It is a beautiful sunny day in Vancouver, and our Aboriginal Tourism class is off to another wonderful field trip. Today we are going to Stanley Park to learn about totem poles. The outing is led by knowledgeable tour guide Gary Johnston, who we are lucky to have access to through the school. (Yes he works here at the college!) I have become interested in learning more about the stories behind the poles, and also about the story of the pole at the college.
Aboriginal people carve cedar trees into poles to record history, to symbolize inherited rights and privileges or to interpret stories and events. For the most part, in the past, only a Chief or person of high rank in a band could commission a pole to be made.
Stanley Park got its first pole in 1903 as a gift, and has been adding poles ever since. More poles were added at Vancouver’s Golden Jubilee celebration in 1936, at the Centennial, and at Expo 86. Renovations were done in 2006 and now there are many poles at the park representing cultures from all over the province, new interpretive signage, and a gift shop.
Vancouver’s climate is extremely hard on the Totem Poles, and the poles do not stand up to the elements for too long. Many of the originals are now in museums, and replacement poles were commissioned and carved. The poles attract over 3 million people a year and are the # 1 tourist attraction in the Province.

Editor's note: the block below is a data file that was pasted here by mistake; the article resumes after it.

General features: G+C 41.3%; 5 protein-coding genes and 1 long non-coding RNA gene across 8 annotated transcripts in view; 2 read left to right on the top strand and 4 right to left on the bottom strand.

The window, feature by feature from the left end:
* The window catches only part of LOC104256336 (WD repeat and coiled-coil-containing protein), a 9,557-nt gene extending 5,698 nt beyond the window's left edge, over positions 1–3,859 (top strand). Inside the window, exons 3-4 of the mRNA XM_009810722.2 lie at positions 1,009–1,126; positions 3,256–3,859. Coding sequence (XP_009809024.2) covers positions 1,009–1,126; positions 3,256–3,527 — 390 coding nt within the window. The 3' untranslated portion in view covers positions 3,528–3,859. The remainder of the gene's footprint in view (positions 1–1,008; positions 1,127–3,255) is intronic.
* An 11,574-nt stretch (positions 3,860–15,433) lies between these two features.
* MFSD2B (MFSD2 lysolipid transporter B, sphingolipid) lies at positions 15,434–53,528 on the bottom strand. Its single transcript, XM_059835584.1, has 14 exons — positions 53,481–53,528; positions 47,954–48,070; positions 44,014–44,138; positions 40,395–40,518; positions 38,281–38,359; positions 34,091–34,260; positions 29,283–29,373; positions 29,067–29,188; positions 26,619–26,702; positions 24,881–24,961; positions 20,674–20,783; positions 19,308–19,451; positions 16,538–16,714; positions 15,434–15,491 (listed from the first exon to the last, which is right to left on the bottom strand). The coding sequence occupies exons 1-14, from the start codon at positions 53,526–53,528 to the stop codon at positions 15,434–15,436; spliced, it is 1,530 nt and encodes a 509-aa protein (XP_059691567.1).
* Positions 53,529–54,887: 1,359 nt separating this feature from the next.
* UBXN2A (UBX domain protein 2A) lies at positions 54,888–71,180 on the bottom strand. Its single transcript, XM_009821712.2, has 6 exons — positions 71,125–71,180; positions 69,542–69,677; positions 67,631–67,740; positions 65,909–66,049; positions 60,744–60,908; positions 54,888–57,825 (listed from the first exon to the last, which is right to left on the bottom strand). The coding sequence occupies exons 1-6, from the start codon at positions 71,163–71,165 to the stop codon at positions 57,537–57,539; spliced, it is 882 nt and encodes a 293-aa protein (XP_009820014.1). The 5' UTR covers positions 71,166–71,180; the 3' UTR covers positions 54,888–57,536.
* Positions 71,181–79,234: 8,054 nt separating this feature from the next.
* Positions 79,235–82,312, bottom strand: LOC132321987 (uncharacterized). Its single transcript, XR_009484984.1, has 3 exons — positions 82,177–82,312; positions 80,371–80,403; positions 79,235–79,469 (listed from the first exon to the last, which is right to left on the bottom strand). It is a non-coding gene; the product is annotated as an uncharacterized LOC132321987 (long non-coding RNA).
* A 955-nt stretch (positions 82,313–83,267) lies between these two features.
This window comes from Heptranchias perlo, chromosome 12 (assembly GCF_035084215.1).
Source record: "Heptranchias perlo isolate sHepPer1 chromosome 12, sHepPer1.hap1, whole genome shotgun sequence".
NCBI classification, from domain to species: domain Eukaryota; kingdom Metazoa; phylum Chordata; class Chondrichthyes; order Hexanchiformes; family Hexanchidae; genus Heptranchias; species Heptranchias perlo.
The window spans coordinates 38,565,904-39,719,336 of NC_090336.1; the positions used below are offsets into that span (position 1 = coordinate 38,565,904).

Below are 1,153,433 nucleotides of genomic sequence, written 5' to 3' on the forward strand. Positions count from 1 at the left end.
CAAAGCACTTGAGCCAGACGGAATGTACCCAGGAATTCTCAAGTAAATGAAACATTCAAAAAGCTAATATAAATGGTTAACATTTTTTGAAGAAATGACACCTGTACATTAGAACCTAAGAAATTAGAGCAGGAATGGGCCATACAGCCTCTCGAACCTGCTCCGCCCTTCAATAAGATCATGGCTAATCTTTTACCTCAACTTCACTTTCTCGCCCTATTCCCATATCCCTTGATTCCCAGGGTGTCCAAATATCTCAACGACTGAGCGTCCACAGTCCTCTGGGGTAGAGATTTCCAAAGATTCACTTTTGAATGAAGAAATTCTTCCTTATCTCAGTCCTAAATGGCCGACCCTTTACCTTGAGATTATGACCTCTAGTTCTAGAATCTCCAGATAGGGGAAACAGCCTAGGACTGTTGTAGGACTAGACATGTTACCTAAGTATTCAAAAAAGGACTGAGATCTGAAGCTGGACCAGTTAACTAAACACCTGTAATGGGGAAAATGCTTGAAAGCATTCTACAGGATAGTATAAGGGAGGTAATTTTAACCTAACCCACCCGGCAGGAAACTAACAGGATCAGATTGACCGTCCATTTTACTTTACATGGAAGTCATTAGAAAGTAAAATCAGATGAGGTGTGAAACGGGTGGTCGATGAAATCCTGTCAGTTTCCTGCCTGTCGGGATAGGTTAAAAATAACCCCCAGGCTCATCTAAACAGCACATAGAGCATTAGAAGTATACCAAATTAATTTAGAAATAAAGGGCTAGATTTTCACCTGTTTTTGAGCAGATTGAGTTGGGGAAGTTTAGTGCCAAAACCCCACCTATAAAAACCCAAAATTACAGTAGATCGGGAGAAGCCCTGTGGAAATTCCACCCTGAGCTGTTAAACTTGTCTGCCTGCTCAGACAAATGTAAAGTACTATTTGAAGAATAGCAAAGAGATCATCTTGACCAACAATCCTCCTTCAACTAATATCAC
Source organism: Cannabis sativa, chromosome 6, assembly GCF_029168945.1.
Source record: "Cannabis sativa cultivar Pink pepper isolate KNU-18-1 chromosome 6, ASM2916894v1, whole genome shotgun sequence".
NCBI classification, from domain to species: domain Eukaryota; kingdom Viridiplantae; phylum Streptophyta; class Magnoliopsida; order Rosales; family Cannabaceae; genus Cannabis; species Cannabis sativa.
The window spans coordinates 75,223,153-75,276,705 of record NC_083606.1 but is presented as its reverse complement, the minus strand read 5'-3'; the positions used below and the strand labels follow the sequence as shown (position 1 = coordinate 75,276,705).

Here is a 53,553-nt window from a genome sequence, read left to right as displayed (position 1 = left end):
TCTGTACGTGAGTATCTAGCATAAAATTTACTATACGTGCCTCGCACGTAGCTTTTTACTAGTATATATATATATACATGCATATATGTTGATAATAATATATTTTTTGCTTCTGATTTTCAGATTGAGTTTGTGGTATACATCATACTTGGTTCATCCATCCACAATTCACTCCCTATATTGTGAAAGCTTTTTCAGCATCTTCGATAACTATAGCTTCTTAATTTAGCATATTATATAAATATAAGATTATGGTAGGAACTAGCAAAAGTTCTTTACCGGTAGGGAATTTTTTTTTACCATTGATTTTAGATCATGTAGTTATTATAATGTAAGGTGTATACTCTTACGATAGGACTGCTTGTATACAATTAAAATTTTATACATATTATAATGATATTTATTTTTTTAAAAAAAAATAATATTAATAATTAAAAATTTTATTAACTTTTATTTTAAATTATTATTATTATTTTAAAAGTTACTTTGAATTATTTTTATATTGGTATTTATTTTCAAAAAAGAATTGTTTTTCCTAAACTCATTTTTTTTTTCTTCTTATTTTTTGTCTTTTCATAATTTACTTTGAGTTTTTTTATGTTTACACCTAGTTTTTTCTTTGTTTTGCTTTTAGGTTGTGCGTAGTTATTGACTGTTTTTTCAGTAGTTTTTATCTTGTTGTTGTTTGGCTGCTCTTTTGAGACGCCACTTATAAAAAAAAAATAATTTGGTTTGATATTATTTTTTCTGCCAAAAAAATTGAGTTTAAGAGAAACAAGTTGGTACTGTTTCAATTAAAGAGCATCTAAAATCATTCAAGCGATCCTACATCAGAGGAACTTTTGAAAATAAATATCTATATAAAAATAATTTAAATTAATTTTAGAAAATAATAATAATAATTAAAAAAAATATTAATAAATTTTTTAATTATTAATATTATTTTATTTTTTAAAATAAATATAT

All poles have a story legend or meaning behind the art. There are many kinds of poles for different occasions, or events.
Some of the different types of poles:
– Interior House Posts: which held up the massive beams in a longhouse.
– Carved Planks: attached to the inside or outside of ceremonial dance houses.
–House Frontal Poles: or Portal poles, which served as doorways. (Like the pole at the college.)
–Mortuary Poles: which could hold the remains of a chief or a high ranking person in a cavity box at the top.
–Free Standing Memorial Poles: erected in the memory of a past chief.
–Grave figures: which were carved in memory of a deceased Chief or other carved spirit figures that were part of ceremonial life.
– Welcome Figures: Which welcomed important guests arriving for a Potlatch or other feast.
–Shame Poles or Figures: To ridicule another Chief or family for improper behavior.
I hope you found this information of the totems interesting and that this encourages you to explore the meaning behind any Totems that you come across. If you are interested in the stories behind the poles at Stanley Park, there is a book you can buy in the school store called Totem Poles of Stanley Park by Vickie Jensen. There may not be a written record of some of the other poles around BC, but if you talk to elders in the communities where the poles are from, or find out who the artist is, you may hear some wisdom that has been passed down verbally through many generations.